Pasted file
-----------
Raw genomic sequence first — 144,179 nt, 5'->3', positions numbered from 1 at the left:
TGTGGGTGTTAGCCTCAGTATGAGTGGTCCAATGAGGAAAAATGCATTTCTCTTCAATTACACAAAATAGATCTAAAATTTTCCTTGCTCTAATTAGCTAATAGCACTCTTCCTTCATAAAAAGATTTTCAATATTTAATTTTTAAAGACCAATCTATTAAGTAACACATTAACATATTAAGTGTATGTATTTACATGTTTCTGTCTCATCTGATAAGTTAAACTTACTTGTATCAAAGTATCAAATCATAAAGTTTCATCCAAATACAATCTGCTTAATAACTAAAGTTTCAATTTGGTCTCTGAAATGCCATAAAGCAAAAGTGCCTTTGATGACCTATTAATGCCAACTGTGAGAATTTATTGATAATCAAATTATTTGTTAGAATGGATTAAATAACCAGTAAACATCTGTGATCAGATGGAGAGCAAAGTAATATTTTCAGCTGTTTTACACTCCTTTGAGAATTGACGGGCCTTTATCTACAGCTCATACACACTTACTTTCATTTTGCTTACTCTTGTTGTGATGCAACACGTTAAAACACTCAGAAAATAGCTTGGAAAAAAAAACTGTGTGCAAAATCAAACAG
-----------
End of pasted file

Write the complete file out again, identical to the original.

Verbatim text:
Raw genomic sequence first — 144,179 nt, 5'->3', positions numbered from 1 at the left:
TGTGGGTGTTAGCCTCAGTATGAGTGGTCCAATGAGGAAAAATGCATTTCTCTTCAATTACACAAAATAGATCTAAAATTTTCCTTGCTCTAATTAGCTAATAGCACTCTTCCTTCATAAAAAGATTTTCAATATTTAATTTTTAAAGACCAATCTATTAAGTAACACATTAACATATTAAGTGTATGTATTTACATGTTTCTGTCTCATCTGATAAGTTAAACTTACTTGTATCAAAGTATCAAATCATAAAGTTTCATCCAAATACAATCTGCTTAATAACTAAAGTTTCAATTTGGTCTCTGAAATGCCATAAAGCAAAAGTGCCTTTGATGACCTATTAATGCCAACTGTGAGAATTTATTGATAATCAAATTATTTGTTAGAATGGATTAAATAACCAGTAAACATCTGTGATCAGATGGAGAGCAAAGTAATATTTTCAGCTGTTTTACACTCCTTTGAGAATTGACGGGCCTTTATCTACAGCTCATACACACTTACTTTCATTTTGCTTACTCTTGTTGTGATGCAACACGTTAAAACACTCAGAAAATAGCTTGGAAAAAAAAACTGTGTGCAAAATCAAACAG